Study: Cigarettes with no brand markings less satisfying

Australia's mandate of plain-brown wrapping on cigarette packaging, added to a graphic warning label covering 75% of the front, led smokers to feel less satisfaction and to think more about quitting than those smoking brands in their familiar branded packaging, says a new study.
(Tracy Nearmy)

Legal challenges have stalled the U.S. Food & Drug Administration’s proposal to require that graphic warning labels cover half of all cigarette packages, but a new study suggests a less in-your-face tactic — requiring packaging to be plain — might nudge some smokers toward quitting.

Australia was the testing ground for packaging changes aimed at driving down smoking rates. Starting in December 2012, the front of all cigarette packages sold Down Under were to be three-quarters covered with a graphic health warning, and otherwise to be in plain-brown wrap. The brand name and variant was to be displayed in standard size and font, with none of the distinctive markings that set brands apart from one another.

No more classic camel. No more menthol-green stripes. No more Marlboro in typeface so distinctive they named the font after the cigarette brand.

In a study published Monday in the journal BMJ Open, researchers took advantage of the Australian policy’s lead-in period to gauge whether the new packaging elicited different responses from smokers than the traditional branded packaging to which smokers had grown accustomed. In October and November of 2012, the plain new packs — with graphic warnings in coverage that grew from 30% of packaging to 75% — began appearing in stores.


During November and early December 2012, surveyers contacted 4,004 smokers from the Australian province of Victoria by phone and asked them to rate their cigarettes and smoking experience on a number of dimensions in comparison to those of a year earlier. The questions were embedded in a 12-minute survey purportedly gauging attitudes and behaviors related to smoking.

While 57% of respondents were smoking cigarettes bearing the plain-brown wrapper in the first week of surveying, 85% were smoking from such packs during the final two weeks as the Australian initiative took legal effect.

Compared with those continuing to smoke from branded packages, respondents smoking from the plain-brown packaging rated their cigarettes, as well as their satisfaction in smoking those cigarettes, less highly than they believed they would have a year earlier. That shift became less pronounced as more and more smokers shifted to the new plain-brown packaging, but smokers’ loss of satisfaction with their cigarettes continued to the end of the survey.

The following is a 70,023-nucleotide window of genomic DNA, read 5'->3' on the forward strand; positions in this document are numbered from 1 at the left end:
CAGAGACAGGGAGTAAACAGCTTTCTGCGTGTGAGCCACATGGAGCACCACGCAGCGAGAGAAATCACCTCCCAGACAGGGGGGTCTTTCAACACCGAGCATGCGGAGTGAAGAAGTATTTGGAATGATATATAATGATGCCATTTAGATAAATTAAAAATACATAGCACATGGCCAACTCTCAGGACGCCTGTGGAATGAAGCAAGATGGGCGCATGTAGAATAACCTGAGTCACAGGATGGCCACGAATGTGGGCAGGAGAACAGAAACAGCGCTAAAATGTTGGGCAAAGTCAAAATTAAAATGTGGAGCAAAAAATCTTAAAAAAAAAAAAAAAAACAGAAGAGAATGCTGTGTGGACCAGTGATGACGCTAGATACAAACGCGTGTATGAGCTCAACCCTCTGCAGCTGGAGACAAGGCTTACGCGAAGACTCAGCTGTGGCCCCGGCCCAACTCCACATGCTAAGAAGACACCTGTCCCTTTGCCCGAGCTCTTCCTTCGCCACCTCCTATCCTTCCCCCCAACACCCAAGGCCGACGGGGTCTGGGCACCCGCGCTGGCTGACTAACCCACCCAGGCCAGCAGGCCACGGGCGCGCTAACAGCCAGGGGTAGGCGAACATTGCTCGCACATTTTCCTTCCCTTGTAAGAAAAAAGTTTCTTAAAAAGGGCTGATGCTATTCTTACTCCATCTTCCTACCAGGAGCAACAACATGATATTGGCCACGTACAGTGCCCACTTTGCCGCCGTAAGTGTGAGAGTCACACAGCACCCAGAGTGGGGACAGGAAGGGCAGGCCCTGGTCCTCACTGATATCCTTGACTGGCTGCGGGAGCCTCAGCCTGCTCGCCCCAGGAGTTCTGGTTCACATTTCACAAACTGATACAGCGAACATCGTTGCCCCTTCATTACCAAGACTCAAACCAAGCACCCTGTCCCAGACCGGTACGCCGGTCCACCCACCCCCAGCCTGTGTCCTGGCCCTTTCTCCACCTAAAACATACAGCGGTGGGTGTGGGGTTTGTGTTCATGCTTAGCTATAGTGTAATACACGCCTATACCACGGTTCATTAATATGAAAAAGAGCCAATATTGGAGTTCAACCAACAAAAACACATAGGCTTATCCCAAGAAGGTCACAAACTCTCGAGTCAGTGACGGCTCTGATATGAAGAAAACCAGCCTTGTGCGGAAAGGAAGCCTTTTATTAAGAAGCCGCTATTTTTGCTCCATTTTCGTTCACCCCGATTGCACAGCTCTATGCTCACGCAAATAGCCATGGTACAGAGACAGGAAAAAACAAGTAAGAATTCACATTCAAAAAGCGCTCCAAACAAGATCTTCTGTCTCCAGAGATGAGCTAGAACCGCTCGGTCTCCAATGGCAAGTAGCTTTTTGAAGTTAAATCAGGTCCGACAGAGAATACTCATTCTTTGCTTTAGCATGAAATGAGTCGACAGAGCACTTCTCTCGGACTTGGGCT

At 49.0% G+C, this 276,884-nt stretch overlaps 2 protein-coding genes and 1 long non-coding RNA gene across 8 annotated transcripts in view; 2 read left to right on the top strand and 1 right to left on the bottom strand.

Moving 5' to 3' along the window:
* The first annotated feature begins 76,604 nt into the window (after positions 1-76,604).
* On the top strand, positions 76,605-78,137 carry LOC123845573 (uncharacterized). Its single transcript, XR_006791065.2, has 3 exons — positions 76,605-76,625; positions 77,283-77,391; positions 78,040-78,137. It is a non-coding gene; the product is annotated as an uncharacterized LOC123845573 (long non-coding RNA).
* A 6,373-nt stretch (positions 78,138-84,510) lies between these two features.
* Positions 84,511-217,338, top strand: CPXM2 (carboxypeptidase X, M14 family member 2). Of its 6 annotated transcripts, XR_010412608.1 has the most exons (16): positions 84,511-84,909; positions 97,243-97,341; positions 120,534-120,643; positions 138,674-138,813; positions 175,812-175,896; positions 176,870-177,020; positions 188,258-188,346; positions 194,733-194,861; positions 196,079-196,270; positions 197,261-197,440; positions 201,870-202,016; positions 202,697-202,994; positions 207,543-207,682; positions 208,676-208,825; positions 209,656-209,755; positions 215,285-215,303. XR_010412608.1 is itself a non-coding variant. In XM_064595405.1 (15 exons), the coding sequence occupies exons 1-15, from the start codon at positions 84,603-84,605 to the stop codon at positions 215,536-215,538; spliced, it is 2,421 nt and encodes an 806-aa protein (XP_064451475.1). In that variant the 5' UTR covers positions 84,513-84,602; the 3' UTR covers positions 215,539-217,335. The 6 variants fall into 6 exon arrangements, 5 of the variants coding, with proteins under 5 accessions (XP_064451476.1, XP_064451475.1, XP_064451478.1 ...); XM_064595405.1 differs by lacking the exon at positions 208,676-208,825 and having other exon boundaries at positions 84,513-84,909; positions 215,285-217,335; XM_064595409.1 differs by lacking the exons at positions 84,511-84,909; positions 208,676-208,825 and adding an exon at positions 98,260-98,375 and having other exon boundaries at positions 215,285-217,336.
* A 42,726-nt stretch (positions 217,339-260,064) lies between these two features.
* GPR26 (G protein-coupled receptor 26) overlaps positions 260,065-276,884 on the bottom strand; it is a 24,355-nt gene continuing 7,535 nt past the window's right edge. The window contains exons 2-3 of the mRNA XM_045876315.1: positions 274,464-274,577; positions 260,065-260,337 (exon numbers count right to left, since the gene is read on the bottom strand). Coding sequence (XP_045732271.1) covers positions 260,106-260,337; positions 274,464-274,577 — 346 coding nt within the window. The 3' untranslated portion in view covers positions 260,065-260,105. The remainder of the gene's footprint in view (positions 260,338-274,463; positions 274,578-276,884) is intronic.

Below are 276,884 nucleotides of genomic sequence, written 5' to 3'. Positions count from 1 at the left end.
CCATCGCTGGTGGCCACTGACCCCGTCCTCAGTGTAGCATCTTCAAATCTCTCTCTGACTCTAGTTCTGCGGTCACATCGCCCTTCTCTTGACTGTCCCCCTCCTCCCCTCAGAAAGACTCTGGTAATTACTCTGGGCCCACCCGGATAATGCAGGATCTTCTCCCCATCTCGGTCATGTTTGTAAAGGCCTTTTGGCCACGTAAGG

Asked about their thoughts on quitting smoking, the plain-pack smokers reported they had thought about quitting more in the past week than had those smoking from branded packs. They also rated quitting a higher priority than did those still clutching their cigarettes in colorful packages.

That’s important because past research suggests that the more an individual thinks about quitting, the more likely he or she is to make an attempt to quit.

Great Britain was readying a plain-packaging requirement for cigarettes. But earlier this month, officials said they wanted to wait to implement the initiative to see how it worked in Australia.

Australia’s plain-packaging plan came not only with an increase in the size of graphic warnings but with a broad public-messaging campaign about tobacco’s harms. Because the three changes took place at the same time, the authors of the study acknowledged it was not possible to attribute all of smokers’ attitudinal changes to the plain-packaging initiative.

But there are strong signals that flashy brand markings have a “halo effect” on the sensory experience of smoking, and that removing those colorful brand trappings will dampen that effect. Compared with Australians still buying branded packages of cigarettes, smokers buying their cigarettes in plain wrapping did not think more frequently about the harms of smoking, and were no more (or less) likely to believe the harms of smoking had been exaggerated.


In other words, the plain-pack smokers appeared to be more motivated to quit as their pleasure in smoking their favorite brands ebbed, but not because they were more aware of or concerned about smoking’s health consequences. Already, 73% of Australian smokers say they plan to quit and over 90% said they regret having started. Getting the products they wish they had never started wrapped in plain-brown packaging may be “a source of motivation or a reminder for quitting” for smokers, said the authors.